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  • Academics Versus Pyrrhonists, Reconsidered.Gisela Striker - 2010 - In Richard Arnot Home Bett (ed.), The Cambridge Companion to Ancient Scepticism. Cambridge University Press. pp. 195.
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  • Early Modern Experimental Philosophy.Peter R. Anstey & Alberto Vanzo - 2016 - In Justin Sytsma & Wesley Buckwalter (eds.), A Companion to Experimental Philosophy. Blackwell. pp. 87-102.
    In the mid-seventeenth century a movement of self-styled experimental philosophers emerged in Britain. Originating in the discipline of natural philosophy amongst Fellows of the fledgling Royal Society of London, it soon spread to medicine and by the eighteenth century had impacted moral and political philosophy and even aesthetics. Early modern experimental philosophers gave epistemic priority to observation and experiment over theorising and speculation. They decried the use of hypotheses and system-building without recourse to experiment and, in some quarters, developed a (...)
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  • Hume’s Practically Epistemic Conclusions?Hsueh Qu - 2014 - Philosophical Studies 170 (3):501-524.
    The inoffensive title of Section 1.4.7 of Hume’s Treatise of Human Nature, ‘Conclusion of this Book’, belies the convoluted treatment of scepticism contained within. It is notoriously difficult to decipher Hume’s considered response to scepticism in this section, or whether he even has one. In recent years, however, one line of interpretation has gained popularity in the literature. The ‘usefulness and agreeableness reading’ (henceforth U&A) interprets Hume as arguing in THN 1.4.7 that our beliefs and/or epistemic policies are justified via (...)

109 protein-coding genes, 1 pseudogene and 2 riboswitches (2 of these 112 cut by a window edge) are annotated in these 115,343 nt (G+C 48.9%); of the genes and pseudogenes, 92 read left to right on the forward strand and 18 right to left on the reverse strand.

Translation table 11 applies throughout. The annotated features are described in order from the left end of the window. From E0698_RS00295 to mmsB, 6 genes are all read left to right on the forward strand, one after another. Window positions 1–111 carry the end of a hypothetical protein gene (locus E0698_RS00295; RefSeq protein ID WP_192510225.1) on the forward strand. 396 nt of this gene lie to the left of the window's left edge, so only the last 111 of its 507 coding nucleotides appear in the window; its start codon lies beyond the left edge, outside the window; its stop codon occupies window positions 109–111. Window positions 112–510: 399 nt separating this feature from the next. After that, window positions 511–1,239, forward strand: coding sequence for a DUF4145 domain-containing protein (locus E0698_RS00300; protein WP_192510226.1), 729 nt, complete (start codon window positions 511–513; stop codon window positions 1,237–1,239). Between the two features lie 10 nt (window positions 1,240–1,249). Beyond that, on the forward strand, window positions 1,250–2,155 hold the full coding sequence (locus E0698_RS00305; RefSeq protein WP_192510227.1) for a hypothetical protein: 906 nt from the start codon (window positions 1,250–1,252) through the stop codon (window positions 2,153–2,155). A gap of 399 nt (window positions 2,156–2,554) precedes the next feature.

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  • Hume on Mental Transparency.Hsueh Qu - 2017 - Pacific Philosophical Quarterly 98 (4):576-601.
    This article investigates Hume's account of mental transparency. In this article, I will endorse Qualitative Transparency – that is, the thesis that we cannot fail to apprehend the qualitative characters of our current perceptions, and these apprehensions cannot fail to be veridical – on the basis that, unlike its competitors, it is both weak enough to accommodate the introspective mistakes that Hume recognises, and yet strong enough to make sense of his positive employments of mental transparency. Moreover, Qualitative Transparency is (...)
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  • The Problems of Philosophy.Bertrand Russell - 1912 - Mind 21 (84):556-564.
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  • Hume's Skepticism in the Treatise of Human Nature.Robert J. Fogelin - 1986 - Mind 95 (379):392-396.
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  • A Progress of Sentiments. Reflections on Hume's Treatise.[author unknown] - 1993 - Tijdschrift Voor Filosofie 55 (2):369-369.
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  • Probability and Hume's Inductive Scepticism.D. C. Stove - 1975 - British Journal for the Philosophy of Science 26 (1):85-87.
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  • The New Hume Debate.Rupert Read & Kenneth A. Richman - 2002 - Philosophy 77 (299):125-129.
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  • Hume's Skepticism in the Treatise of Human Nature.Michael Williams & Robert J. Fogelin - 1988 - Philosophical Review 97 (2):263.